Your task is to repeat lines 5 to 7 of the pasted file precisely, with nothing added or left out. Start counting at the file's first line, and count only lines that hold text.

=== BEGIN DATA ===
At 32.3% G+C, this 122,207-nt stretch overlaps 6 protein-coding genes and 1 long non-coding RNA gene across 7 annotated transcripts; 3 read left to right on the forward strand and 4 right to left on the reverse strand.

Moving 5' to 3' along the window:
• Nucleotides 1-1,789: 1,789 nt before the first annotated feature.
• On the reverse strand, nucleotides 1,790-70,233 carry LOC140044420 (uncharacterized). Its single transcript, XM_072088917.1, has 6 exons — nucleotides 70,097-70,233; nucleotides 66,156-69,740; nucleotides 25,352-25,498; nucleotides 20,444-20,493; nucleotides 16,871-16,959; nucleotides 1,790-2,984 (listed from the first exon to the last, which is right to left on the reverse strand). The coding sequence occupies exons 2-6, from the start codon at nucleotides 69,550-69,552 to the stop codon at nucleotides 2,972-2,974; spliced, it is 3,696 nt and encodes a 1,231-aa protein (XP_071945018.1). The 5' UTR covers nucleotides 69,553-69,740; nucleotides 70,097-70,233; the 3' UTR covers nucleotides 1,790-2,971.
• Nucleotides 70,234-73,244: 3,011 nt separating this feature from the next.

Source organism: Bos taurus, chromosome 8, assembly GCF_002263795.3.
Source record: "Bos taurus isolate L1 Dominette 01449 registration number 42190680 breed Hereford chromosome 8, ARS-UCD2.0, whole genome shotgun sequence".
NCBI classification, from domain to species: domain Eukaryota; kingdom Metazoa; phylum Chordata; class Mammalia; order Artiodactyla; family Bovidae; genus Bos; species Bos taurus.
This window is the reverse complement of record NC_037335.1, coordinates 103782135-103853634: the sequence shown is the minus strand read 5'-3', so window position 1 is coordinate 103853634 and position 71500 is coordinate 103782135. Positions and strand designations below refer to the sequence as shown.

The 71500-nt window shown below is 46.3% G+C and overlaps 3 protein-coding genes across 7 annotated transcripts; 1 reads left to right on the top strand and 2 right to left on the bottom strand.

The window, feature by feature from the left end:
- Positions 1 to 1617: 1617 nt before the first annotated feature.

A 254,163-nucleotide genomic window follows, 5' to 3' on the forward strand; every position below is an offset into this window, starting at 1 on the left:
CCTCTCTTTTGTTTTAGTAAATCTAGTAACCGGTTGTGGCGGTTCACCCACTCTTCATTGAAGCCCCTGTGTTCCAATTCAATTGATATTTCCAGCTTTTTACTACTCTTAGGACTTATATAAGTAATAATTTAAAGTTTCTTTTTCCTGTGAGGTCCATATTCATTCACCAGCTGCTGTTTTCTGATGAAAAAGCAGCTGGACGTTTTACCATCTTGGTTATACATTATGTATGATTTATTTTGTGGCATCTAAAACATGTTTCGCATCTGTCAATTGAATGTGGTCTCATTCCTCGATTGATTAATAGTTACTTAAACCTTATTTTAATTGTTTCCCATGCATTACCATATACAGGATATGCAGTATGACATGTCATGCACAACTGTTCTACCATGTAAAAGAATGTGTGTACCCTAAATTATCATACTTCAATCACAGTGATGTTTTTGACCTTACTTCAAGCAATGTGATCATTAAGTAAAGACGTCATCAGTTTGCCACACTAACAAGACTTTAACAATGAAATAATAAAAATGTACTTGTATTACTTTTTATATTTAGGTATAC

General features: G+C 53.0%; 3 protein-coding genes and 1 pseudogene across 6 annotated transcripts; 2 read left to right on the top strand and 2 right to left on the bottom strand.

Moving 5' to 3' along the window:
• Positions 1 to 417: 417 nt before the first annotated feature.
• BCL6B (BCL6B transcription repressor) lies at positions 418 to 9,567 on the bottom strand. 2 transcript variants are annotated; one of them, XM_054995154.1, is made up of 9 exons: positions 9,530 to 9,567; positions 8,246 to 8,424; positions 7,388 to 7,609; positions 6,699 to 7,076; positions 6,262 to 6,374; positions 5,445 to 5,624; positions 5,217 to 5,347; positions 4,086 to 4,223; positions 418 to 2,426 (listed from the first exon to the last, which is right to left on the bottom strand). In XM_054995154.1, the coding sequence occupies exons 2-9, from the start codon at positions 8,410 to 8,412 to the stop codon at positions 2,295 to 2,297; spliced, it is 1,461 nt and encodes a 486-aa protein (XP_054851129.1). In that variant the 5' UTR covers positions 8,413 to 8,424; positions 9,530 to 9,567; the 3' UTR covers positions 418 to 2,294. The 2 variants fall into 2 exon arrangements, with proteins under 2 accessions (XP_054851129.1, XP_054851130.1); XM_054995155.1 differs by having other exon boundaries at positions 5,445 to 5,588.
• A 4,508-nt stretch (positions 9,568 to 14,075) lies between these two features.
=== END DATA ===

• Nucleotides 70,234-73,244: 3,011 nt separating this feature from the next.

Source organism: Bos taurus, chromosome 8, assembly GCF_002263795.3.
Source record: "Bos taurus isolate L1 Dominette 01449 registration number 42190680 breed Hereford chromosome 8, ARS-UCD2.0, whole genome shotgun sequence".